One of the least understood aspects of modern world is that it gives rise to stark contradictions: as we become more globalised, we see the rise of nationalism; as states become more secular, we see the rise of religious movements; as we become more dominated by scientific rationality, we look to the natural environment for enchantment and meaning.
Another important contradiction is that the latest technologies, while promising to make our lives easier, often work to obscure what is important: we check our smart phones for emails over dinner, or interrupt our lazy Sunday mornings to write that message that should wait until Monday.
It is such contradictions that can be seen to create the malaise of the contemporary period: as one dimension of life offers certainty, then its opposite simultaneously emerges.
Both contemporary philosophers, such as Alain de Botton and Ronald Wright, and more classical philosophers including Thorstien Veblen and Max Weber, identify such contradictions. Included here is the idea that the world offers us so much beauty but we become focussed on petty concerns: from status anxiety to chasing the latest gadgets.
Staring at Chen Ping’s ethereal paintings these contradictions emerge. The works are created by an artist that has a deep understanding of the universal language of paint. While one part of the artwork is busy, congested, verging on the exhausting, the other part is composed, open, calm and contemplative. They are neither purely abstract nor classical; they cannot be identified as either East or West; they are not portraits or landscapes depicting neither the unadulterated human nor uncontaminated nature.
Rather, they are a fusion of all these dimensions bringing together aspects of each.
As you walk through the layers, you identify that the figure captures the modern condition I discussed above: the contradictions of contemporary life emerge.
It is this simultaneous connection and disconnection between the natural world and humanity that Ping identifies as a key motivational factor is his work. Nature here is not something that is ‘over there’, but something that should be understood to be here, around us: precariously placed in the Tasmanian mountains, the Australian outback, the Himalayas, the large urban centres that the majority of the world's population now live in and even the art galleries which hang such works.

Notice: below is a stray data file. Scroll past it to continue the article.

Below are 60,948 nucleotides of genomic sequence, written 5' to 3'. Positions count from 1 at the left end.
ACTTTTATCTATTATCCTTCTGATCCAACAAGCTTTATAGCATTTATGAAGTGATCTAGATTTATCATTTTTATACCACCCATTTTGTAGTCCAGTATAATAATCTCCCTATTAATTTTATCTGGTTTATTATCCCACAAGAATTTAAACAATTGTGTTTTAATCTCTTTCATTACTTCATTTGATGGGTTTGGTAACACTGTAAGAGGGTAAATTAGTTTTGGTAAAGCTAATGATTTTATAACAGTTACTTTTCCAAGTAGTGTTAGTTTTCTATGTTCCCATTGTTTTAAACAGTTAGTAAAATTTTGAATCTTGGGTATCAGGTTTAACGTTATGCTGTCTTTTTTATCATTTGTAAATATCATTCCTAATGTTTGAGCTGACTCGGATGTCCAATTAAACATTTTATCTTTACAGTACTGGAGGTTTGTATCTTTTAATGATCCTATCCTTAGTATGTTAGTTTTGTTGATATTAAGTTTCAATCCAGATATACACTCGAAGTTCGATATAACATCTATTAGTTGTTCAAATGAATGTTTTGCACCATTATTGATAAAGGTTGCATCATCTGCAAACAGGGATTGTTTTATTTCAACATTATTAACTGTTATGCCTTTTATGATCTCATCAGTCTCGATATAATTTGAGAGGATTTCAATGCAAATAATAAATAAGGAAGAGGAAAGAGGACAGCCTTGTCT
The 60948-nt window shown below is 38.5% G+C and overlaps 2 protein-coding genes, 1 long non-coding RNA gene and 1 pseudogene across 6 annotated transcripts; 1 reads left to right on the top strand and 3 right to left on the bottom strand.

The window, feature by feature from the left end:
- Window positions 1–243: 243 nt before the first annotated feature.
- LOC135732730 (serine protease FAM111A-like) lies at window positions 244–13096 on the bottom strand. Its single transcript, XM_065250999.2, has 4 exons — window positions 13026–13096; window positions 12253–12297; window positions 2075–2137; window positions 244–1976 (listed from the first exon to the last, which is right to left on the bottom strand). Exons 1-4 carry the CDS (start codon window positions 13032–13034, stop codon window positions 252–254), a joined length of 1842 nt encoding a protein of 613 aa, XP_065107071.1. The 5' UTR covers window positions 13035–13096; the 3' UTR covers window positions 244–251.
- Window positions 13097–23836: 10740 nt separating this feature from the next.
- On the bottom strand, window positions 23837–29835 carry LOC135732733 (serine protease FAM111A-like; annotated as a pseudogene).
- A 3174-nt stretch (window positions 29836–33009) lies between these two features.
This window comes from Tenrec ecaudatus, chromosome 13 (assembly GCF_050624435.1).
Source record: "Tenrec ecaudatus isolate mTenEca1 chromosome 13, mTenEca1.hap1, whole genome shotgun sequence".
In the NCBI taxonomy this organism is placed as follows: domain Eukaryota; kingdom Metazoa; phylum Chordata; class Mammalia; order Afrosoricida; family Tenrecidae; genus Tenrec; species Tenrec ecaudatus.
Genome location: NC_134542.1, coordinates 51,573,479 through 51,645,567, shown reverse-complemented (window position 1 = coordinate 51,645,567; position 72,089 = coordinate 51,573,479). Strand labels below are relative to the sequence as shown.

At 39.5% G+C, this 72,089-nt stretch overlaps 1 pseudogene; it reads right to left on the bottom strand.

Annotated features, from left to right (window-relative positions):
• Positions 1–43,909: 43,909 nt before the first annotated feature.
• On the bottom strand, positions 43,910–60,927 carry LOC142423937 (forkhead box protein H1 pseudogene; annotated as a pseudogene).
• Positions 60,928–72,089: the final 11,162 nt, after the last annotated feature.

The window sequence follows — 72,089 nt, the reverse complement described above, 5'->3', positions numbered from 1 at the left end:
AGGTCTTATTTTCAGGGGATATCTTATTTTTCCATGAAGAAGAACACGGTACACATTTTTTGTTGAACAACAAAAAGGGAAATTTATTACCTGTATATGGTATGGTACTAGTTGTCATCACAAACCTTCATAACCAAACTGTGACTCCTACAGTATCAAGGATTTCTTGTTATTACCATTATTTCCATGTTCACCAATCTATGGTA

This is one of the key messages that emerge in Ping’s work: we might think that we can disconnect ourselves from the world with all the modern technologies, but the quality of our lives depend on the quality of the world around us. We should break through this disconnection: even while standing here, in the gallery.
The controversial German philosopher from the twentieth century, Martin Heidegger, discusses the concept of the ‘threshold’: what he is describing here is the moment we move from a state of ignorance to one of reflection. This is the point when we look around and see the world with fresh eyes and identify what is most important, what really makes us human, and the importance of the relationships we build.
Once we cross this threshold, the world is different: more beautiful, intense, full of increasing insight and emotions. We can go back, but once through, there is always the possibility of returning.
Heidegger argued that it is the modern artist who can guide us through the threshold: the poet, musician or painter. And it is here that we identify the importance and power of Ping’s art: it guides us through the threshold.
It is this point that such works take us to: they show the world in a different way.
It is this place that they seize.
Dr James Arvanitakis